Graver danger from a common herbicide
This is a post by EWG social media intern Howie, who prefers his greens herbicide-free.
The good people over at the Centers for Disease Control came to this conclusion after they upgraded their atrazine monitoring method to look for traces of certain types of atrazine byproducts that their older measurements did not account for. CDCâ€™s new research shows that the old method underreported the average level of atrazine in Americans so severely that 98 percent of the atrazine byproducts found in volunteers who said they did not know if they were exposed to atrazine would not have been accounted for under the previous method.
These new findings strengthen the case for taking serious action against the use of atrazine in America. The European Union banned the use of atrazine in its member nations in 2003 after it found traces of atrazine in some of its drinking water supplies. In America, people are mostly exposed to atrazine through drinking water that has been contaminated as a result of using the herbicide to control weeds on farms and golf courses.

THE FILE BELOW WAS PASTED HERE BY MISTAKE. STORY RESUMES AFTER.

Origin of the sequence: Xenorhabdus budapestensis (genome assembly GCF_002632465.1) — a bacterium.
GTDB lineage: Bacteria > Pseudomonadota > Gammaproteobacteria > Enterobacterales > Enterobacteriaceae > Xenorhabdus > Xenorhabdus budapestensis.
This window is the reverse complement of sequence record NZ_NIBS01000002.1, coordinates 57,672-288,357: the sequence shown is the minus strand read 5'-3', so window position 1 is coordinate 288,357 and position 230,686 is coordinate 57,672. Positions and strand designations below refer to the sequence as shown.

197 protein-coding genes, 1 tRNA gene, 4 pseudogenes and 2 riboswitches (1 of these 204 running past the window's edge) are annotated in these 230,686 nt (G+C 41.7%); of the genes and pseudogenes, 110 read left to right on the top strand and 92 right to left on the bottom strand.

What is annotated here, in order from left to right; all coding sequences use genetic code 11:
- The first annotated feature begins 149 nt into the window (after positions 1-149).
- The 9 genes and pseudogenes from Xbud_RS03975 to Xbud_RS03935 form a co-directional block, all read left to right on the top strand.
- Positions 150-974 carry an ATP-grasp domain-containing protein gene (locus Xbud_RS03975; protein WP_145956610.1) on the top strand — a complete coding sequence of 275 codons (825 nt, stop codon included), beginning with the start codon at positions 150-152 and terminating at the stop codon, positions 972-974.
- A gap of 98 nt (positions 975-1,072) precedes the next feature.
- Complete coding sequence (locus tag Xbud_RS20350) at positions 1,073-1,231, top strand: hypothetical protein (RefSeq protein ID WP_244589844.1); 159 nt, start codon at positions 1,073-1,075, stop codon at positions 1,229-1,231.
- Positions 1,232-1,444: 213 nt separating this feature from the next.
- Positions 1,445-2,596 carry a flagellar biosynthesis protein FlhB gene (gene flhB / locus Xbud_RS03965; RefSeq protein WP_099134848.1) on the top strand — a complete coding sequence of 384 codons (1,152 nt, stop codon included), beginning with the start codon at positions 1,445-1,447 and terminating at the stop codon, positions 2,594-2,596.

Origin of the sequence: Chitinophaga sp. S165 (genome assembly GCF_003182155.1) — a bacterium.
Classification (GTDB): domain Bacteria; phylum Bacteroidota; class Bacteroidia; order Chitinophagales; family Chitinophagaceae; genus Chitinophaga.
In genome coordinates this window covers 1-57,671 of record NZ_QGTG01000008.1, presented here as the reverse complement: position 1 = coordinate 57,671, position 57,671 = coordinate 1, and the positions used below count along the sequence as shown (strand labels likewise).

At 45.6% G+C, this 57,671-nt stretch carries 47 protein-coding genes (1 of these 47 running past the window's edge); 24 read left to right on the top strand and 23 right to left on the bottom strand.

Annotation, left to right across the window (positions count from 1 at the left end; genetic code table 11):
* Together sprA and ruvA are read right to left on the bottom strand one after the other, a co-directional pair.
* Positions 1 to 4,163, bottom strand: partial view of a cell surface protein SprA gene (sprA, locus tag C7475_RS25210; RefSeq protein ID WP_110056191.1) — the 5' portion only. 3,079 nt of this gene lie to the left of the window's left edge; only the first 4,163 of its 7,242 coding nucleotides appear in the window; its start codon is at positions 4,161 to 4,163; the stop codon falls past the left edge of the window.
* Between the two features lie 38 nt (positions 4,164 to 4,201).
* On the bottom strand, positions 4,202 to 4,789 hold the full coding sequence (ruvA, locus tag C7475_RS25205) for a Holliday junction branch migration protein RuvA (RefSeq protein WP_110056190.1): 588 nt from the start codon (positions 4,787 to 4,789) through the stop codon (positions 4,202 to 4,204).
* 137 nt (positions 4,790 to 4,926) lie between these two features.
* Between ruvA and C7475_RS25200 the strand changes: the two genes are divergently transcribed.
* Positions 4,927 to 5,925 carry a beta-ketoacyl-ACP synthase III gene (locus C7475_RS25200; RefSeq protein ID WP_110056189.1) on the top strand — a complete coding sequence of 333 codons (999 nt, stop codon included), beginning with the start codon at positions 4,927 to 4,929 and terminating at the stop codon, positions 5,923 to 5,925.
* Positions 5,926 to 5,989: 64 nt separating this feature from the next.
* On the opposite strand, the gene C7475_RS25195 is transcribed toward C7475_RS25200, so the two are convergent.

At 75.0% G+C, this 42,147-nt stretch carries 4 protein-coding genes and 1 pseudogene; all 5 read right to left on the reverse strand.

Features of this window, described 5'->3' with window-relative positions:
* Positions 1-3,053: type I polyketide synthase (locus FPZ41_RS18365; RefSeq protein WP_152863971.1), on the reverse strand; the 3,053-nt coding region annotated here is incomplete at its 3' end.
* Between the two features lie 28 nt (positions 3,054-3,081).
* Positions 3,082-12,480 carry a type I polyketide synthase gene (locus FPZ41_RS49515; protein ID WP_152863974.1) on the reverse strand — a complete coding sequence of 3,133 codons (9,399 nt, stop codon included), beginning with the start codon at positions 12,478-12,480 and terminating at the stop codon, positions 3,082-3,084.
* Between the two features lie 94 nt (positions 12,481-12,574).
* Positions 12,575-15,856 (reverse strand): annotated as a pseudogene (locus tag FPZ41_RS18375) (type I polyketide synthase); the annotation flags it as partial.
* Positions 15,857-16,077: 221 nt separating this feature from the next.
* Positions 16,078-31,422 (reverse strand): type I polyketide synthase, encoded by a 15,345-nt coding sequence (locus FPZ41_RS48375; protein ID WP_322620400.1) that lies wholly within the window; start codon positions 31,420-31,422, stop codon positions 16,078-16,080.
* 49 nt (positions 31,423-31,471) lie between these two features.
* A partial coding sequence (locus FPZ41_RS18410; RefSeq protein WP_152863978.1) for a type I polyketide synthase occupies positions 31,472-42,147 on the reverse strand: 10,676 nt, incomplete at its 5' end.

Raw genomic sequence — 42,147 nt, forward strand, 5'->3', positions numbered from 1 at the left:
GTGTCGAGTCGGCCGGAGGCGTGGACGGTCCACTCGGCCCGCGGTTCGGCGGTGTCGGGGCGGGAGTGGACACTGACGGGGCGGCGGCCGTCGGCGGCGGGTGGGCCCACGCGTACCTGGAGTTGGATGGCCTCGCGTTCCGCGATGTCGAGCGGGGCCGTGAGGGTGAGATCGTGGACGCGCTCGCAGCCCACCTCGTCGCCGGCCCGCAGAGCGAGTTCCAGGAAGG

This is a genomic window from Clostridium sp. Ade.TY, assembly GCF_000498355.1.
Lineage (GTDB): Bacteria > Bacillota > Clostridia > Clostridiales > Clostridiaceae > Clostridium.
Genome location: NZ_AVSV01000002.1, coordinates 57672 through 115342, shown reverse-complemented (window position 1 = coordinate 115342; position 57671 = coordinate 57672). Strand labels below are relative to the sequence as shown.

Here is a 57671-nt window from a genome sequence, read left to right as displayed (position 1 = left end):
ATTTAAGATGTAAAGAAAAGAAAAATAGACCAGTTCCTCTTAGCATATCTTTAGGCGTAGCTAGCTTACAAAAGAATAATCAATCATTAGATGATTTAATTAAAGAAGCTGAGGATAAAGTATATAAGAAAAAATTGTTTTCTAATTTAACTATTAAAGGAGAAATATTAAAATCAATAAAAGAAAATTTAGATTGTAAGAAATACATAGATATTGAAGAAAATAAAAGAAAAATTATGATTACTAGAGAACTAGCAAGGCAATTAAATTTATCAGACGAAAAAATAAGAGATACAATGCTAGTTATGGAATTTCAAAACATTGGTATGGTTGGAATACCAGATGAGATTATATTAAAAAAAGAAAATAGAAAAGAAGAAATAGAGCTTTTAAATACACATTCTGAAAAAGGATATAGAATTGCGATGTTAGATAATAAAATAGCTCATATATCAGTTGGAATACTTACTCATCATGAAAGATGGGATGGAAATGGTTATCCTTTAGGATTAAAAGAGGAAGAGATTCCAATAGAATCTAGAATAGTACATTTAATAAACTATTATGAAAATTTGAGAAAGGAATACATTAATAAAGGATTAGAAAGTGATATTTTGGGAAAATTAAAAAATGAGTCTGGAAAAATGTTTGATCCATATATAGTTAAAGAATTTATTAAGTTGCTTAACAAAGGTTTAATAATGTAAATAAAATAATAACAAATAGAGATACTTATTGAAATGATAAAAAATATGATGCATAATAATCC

The government must take action beyond asking Syngenta, the main manufacturer of atrazine used in America, to monitor atrazine levels in streams with more than three times the amount of atrazine that the EPA considers harmful to humans. Continued failure to raise regulations on atrazine will continue to hurt Americans.
In a previous post, we briefly mentioned that overexposure to atrazine has been linked to breast cancer development. Syngentaâ€™s own research shows there may be a link between atrazine overexposure and prostate cancer. Cardiovascular problems, muscle spasms, damage to the retinas and adrenal gland damage may also result from overexposure to atrazine. Now that we know thereâ€™s even more atrazine in us than we care to have, we have all the more reason to advocate for our health and restrict its use.
Photo by Toby M.